Velcro straps are used to secure loads in sewn fabric dunnage. Velcro, a type of mechanical fastener, is easier to open and close than cams, buckles, zippers, or other hardware. With Velcro, two layers of fabric are pressed together or pulled apart. One layer contains tiny hooks. The other layer contains tiny loops. Booth layers are usually made from nylon or polypropylene.
What Is Velcro?
VELCRO® brand is a registered trademark of a company called Velcro BVBA, but the term “Velcro” is used generically to refer to hook-and-loop fasteners. Not all hook-and-loop fasteners are made by Velcro BVBA, however, and more than one type of VELCRO® brand strap is available. For example, some straps provide greater elasticity. Others support both indoor and outdoor use.
Dunnage Design Decisions
For designers of sewn fabric dunnage, deciding whether to use Velcro straps isn’t a simple yes-or-no decision. Packaging engineers need to understand the complete application environment in order to choose the best strap material. Design considerations include peel strength, the use of batting, and the number of times (cycles) that the Velcro will be opened and closed.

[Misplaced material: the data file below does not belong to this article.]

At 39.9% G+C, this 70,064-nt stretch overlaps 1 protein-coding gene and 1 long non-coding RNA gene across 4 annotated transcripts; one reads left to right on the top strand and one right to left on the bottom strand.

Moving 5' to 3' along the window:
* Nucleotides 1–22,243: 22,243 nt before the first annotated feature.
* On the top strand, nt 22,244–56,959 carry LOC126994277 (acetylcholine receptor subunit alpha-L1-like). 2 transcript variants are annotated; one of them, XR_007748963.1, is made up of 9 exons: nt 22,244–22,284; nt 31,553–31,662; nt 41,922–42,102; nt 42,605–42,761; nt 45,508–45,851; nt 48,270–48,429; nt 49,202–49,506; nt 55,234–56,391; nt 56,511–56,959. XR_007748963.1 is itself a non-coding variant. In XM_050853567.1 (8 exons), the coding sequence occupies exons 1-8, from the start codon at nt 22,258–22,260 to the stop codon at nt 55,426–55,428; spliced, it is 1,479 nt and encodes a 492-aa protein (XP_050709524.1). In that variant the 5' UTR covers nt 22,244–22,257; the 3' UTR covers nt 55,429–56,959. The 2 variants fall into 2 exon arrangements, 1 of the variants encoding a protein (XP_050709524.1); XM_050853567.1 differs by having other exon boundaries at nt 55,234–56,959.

Velcro straps can be made of nylon or polypropylene. Nylon is fine for general-purpose use, but this synthetic polymer can’t withstand prolonged exposure to ultraviolet (UV) light from the sun. Polypropylene looks like nylon, but has better sunlight and moisture resistance. For sewn fabric dunnage that’s stored in outdoor environments, Velcro straps made of polypropylene are a better choice.
Peel strength is the average load required to separate bonded materials where the angle of separation is 180°. In layman’s terms, peel strength testing measures bond strength. With sewn fabric dunnage, designers need to specify a Velcro strap that’s strong enough to stay together but not too difficult to pull apart. Otherwise, loads can loosen the straps, or workers may struggle to separate the Velcro.
Some Velcro straps can adhere to the batting that’s used with headliners, door panels, and other packaged parts. This is a problem for personnel who need to slide parts in and out of automotive rack bags during loading and unloading. Damage to part surfaces can occur, too. Velcro straps that won’t stick to batting are available, but they’re more expensive. Yet in the long run, these straps can reduce your true costs.
Number of Cycles
Finally, design engineers need to consider the number of times that workers will open and close the Velcro straps. This number can vary considerably, and may require the use of a high-cycle material. It’s also important to remember that Velcro tends to lose “stickiness” toward the end of its useful life. A longer-lasting strap may cost more, but can save you money by preventing damage to high-value parts.
Which Velcro Straps Do You Need?
Hold-True is a Made in the USA manufacturer of sewn fabric dunnage that can help you to select the right Velcro strap for your rack bag application. We recommend UV-resistant polypropylene for the strap material and offer a choice of Velcro based on the number of cycles that you need. Our experienced team is ready to talk to you about batting and peel strength, too. To get started, contact us.